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Transcript of 2. Cells
Own DNA/ chromosome to allow some autonomy
Smooth outer membrane
Folded inner layer, cristae
Production of usable cellular energy, ATP
2.1 Cell Theory
2.2 Prokaryotic Cells
2.3 Eukaryotic Cells
2.1.1 Outline Cell Theory
All living organisms are composed of one or more cells
Cells are the smallest units of life (individual cells can perform all the functions of life)
All cells come from pre-existing cells
2.1.2 Discuss Evidence for Cell Theory
Louis Pasteur sterilized chicken broth by boiling - living organisms would not 'spontaneously reappear; only after exposure to pre-existing cells was life able to reestablish itself in sterilized chicken broth
Have not been able to find living entity not made of at least one cell
Robert Hooke studied cork with a microscope he built himself, made of cells. Schleiden said that plants are made of 'individual separate beings' called cells. Leeuwenhoek observed 'animalcules'
2.1.3 State that unicellular organisms carry out all the functions of life.
molecules passed on to offspring (asexual/sexual)
ability to detect and respond to stimuli
: Increase in cell size/ number
: source of compounds with many chemical bonds which can be broken down to provide organisms with energy and nutrients to maintain life.
2.1.4 Compare relative sizes
1000 mm = 1m
1000 µm = 1 mm
1000 nm = 1 µm
2.5 Calculate the linear magnification of drawings and the actual size of specimens in images of known magnification.
2.1.6 Explain the importance of the surface area to volume ratio as a factor limiting cell size
Cells are very small, no matter how large an organism is, because surface area to volume ratio limits cell size.
2.1.7 State that multicellular organisms show emergent properties
Differentiation allows for emergent properties
Different cell types interact with each other to allow more complex functions to take place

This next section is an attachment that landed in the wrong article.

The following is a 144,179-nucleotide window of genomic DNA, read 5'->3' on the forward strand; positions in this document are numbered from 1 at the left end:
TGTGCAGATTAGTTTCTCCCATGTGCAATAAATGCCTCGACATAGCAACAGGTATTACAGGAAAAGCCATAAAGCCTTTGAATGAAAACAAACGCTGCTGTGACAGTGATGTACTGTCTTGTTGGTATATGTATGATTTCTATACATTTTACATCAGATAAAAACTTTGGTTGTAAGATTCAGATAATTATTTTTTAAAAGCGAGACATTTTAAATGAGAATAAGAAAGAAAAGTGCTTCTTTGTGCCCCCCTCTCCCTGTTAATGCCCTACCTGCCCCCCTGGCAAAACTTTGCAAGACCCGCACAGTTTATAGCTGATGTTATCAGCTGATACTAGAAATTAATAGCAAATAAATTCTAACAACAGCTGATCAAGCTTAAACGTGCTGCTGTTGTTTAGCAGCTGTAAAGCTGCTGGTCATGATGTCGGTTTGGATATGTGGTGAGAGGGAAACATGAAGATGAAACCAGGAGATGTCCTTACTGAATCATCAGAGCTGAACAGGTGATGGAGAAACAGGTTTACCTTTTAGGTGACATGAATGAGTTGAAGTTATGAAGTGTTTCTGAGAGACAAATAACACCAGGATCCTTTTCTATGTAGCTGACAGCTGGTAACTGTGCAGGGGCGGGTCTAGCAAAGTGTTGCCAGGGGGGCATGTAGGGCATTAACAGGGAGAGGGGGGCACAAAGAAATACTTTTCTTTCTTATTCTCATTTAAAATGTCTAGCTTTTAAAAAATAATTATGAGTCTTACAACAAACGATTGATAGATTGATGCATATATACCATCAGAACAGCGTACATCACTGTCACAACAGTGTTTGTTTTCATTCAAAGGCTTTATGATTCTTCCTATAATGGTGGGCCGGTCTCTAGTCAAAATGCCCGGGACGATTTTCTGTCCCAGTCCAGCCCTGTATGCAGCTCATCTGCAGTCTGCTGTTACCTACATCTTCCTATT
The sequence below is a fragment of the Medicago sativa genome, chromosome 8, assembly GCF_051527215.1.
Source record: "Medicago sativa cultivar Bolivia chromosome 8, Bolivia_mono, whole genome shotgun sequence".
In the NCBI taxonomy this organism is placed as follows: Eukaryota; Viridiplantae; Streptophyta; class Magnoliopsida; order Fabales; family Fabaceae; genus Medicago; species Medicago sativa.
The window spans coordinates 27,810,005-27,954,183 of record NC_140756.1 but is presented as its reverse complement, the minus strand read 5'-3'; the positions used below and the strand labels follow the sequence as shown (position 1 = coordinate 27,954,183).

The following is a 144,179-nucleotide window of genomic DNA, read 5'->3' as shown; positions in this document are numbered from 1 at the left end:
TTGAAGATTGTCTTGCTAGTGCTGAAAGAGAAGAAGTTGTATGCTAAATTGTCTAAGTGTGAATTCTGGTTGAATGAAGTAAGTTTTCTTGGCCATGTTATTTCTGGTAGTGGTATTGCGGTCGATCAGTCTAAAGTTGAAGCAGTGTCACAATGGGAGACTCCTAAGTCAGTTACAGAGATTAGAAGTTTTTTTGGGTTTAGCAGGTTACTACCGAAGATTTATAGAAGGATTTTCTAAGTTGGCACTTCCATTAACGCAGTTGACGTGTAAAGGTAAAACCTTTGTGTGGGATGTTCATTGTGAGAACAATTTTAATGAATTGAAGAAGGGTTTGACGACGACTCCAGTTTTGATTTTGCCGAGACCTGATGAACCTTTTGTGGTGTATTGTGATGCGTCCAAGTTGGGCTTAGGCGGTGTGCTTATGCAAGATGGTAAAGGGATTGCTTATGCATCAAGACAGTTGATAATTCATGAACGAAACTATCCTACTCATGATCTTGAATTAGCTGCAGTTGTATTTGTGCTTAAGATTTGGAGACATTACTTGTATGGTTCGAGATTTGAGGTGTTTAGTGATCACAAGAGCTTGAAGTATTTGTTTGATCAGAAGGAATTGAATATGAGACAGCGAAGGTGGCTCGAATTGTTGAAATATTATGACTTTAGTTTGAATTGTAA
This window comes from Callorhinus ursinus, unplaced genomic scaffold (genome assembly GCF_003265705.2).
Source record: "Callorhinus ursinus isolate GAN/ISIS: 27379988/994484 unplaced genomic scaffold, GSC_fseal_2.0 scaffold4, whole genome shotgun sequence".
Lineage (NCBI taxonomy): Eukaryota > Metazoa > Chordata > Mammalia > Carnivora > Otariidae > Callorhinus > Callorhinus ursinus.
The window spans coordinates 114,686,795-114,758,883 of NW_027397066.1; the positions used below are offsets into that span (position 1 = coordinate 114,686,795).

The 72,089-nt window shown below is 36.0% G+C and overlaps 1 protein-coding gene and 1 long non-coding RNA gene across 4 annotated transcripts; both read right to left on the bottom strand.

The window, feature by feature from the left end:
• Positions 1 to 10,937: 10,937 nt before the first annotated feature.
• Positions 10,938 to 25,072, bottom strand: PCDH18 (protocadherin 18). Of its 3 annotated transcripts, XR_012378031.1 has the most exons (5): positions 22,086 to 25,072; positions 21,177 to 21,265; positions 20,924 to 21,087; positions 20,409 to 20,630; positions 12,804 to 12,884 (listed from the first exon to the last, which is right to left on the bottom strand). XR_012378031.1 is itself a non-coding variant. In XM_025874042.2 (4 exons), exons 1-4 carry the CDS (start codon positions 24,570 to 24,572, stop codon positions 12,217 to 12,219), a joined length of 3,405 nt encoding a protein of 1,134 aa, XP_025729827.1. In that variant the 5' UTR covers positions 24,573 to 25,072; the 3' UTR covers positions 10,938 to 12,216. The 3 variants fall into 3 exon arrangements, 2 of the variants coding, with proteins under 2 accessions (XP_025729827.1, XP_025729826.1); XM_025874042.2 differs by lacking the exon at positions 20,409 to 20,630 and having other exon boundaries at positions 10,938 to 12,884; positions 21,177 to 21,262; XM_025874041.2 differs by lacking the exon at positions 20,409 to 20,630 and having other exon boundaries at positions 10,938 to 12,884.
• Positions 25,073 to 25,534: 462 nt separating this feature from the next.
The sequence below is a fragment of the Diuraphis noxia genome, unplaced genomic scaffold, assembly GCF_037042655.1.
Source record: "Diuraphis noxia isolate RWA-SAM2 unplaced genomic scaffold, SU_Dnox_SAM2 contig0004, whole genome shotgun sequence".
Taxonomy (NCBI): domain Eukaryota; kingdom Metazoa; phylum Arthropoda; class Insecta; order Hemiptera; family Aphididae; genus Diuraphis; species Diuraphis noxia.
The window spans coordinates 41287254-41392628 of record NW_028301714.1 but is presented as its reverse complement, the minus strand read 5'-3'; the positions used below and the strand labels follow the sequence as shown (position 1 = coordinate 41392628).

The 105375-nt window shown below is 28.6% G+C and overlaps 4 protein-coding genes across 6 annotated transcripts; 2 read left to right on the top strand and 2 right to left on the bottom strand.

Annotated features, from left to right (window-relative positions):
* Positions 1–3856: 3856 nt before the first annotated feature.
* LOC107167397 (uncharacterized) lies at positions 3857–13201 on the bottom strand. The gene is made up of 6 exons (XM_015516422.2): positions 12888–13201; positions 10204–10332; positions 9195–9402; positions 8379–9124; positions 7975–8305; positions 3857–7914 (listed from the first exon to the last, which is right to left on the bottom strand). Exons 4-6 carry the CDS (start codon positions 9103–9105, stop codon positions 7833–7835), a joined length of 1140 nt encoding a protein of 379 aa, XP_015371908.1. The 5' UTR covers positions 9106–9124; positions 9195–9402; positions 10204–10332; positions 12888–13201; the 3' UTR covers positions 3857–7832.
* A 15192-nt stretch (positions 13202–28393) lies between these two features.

eg. nerve cells interact with muscle cells to allow movement to take place
2.1.8 Explain that cells in multicellular organisms differentiate to carry out specialized functions, by expressing some genes but not others.
Every cell contains all the DNA and genes of the organism
Genes encode for proteins that affect the cell’s structure and function so that the cell can specialize
Differentiation process is a result of expressing certain genes
2.1.9 State that stem
cells retain the capacity to divide
and have the ability to differentiate
along different pathways.
Pluripotent/ embryonic stem cells
Retain the ability to form any type of cell
eg. Bone marrow - blood cells
Allow for continual production of a particular type of tissue
2.1.10 Outline one therapeutic use of stem cells
Treats certain types of leukemia, cancer which causes overproduction in WBCs
Chemotherapy to destroy patient's own bone marrow cells, matched stem cells transferred through needle in pelvis
5nm - 10nm
1nm - 2nm
Volume of cell: level of metabolic activity
Heat and waste production
Rate of resource consumption
Rate of chemical reactions
Surface area of cell: membrane controls movement of materials
Rate of exchange with outside environment (nutrients, etc.)
As cell size increases, volume increases in a greater proportion than surface area.
Larger cells less S.A to obtain materials and dispose of waste
Cannot keep up with cell's living requirements
To overcome this...
Microvilli and folds for increased surface area for diffusion and absorption
Cells elongate and flatten
Divide and become multicellular organisms
Grow in complexity as well as size
Cells differentiate and can take on specific functions that improve efficiency
Gene expression regulated during TRANSCRIPTION.
Differentiation allows for specialization and hence greater efficiency.
eg. Gene that codes for keratin active in hair and nails.
Stem cells differ from normal cells:
Large nucleus relative to volume of cytoplasm
Divide repeatedly: large # of new cells
Other person's bone marrow cells
Umbilical cord of a newborn baby (multipotent; any type of blood cell)
Embryonic stem cells discarded from IVF clinics (ethical issues)
2.2.1 Draw and label a
diagram of the ultrastructure of
- example of a prokaryote.
of each structure.
2.2.3 Identify structures in electron micrographs of E. coli.
that prokaryotic cells
divide by binary fission.
DNA is copied, cell elongates
2 daughter chromosomes are attached to different regions of the plasma membrane; partitioning of DNA by microtubule-like fibres made of protein
Divides into two genetically identical cells (asexual reproduction)
2.5 Cell Division
2.3.1 Draw and label a diagram
of the ultrastructure of a liver cell, as an example of an animal cell.
2.3.5 State the differences between plant & animal cells.
Cell wall of cellulose present (fixed, angular)
Large, central vacuole
Store carbohydrates as starch
Do not contain centrioles
2.3.6 Outline roles of extra cellular components
Extracellular Matrix (ECM)
Form supporting network for cell membrane
Allows adjacent cells to attach to one another and intersect
Cell migration and movement due to interactions
Cell Wall (in both plant and fungi cells)
Maintains cell shape